Nintendo and the Next Gen Console War

Editor’s Note: It is an interesting experience when you read through your earlier predictions and see whether they came true. In my case, my Nintendo blindness probably made it impossible to predict that Nintendo would rest at a distant third, but Microsoft would do unbelievably worse even from second place. Still, it’s one of those moments where you can imagine that future predictions don’t always work out the way you want…or, you predict what you want to see, rather than what’s actually there. Listening to diviners isn’t a good plan, methinks:

14 Then the Lord said to me, “The prophets are prophesying falsehood in My name. I have neither sent them nor commanded them nor spoken to them; they are prophesying to you a false vision, divination, futility and the deception of their own [a]minds. 15 Therefore thus says the Lord concerning the prophets who are prophesying in My name, although it was not I who sent them—yet they keep saying, ‘There will be no sword or famine in this land’—by sword and famine those prophets shall [b]meet their end! 16 The people also to whom they are prophesying will be thrown out into the streets of Jerusalem because of the famine and the sword; and there will be no one to bury them—neither them,nor their wives, nor their sons, nor their daughters—for I will pour out their own wickedness on them.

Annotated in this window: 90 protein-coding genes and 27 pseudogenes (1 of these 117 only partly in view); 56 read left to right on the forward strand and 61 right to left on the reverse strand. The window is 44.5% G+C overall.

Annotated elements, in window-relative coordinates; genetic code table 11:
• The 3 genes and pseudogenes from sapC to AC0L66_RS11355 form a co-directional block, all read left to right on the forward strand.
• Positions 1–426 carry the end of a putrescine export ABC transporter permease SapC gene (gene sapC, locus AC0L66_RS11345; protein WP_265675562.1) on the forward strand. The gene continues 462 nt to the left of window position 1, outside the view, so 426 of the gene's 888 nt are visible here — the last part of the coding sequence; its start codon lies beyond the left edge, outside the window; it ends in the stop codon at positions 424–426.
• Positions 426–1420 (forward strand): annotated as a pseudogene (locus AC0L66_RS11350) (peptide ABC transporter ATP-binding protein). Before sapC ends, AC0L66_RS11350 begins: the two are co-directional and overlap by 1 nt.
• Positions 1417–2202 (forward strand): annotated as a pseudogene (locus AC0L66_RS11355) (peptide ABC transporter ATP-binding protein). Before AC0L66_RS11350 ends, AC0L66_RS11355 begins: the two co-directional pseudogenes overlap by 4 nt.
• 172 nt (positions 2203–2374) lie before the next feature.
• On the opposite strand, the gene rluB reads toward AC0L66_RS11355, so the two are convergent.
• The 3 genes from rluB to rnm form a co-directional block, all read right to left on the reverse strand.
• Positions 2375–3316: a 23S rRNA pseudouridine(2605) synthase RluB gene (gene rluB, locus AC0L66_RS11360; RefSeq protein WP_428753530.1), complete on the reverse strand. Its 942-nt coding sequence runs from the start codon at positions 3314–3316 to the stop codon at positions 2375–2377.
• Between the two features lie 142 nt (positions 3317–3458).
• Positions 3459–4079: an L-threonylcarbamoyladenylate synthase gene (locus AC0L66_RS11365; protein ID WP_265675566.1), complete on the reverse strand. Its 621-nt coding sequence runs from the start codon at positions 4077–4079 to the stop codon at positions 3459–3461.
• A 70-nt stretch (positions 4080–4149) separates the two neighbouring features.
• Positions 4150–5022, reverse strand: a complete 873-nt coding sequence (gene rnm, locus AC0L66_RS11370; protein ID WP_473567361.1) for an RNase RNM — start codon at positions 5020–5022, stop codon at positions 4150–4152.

Jeremiah 14

This material was originally published on Substance TV (which, to my knowledge, no longer exists) nearly three years ago, so I was just curious how well these ideas played out. The 3DS definnitely exceeded expectations, but the Wii U continues to become a minor Gamecube, even a Dreamcast depending on how deep Nintendo’s hole goes. It’s unfortunate, but a conservative company like that would always fail when the “hardcore” audience wanted certain things more than others. Unfortunately, fun is not much of an economic quotient, but everyone I know who owns a Wii U agrees it’s the best!

Nobody thinks Nintendo will do well this holiday season, or even this system generation. Well, at least if current sales numbers tell us anything. When your former console outsells your current console, there’s bound to be problems. Certainly many cried the clarion call of Nintendo’s obvious failure in the market. Or is there an alternative opinion?

We all know of the 3DS and its slow start. Things did not look good for Nintendo going into the handheld market. Many wrote off the original DS as well, with its two screens and seeming lack of power to make the latest and greatest games. The DS became the second greatest selling system in human history, and the highest selling handheld platform of all time. The 3DS looked a failure at launch, with too many features and price tag ($249.99) far too high. A price drop later, to the tune of $179.99, the 3DS sits comfortably as the best-selling hardware of the past few months.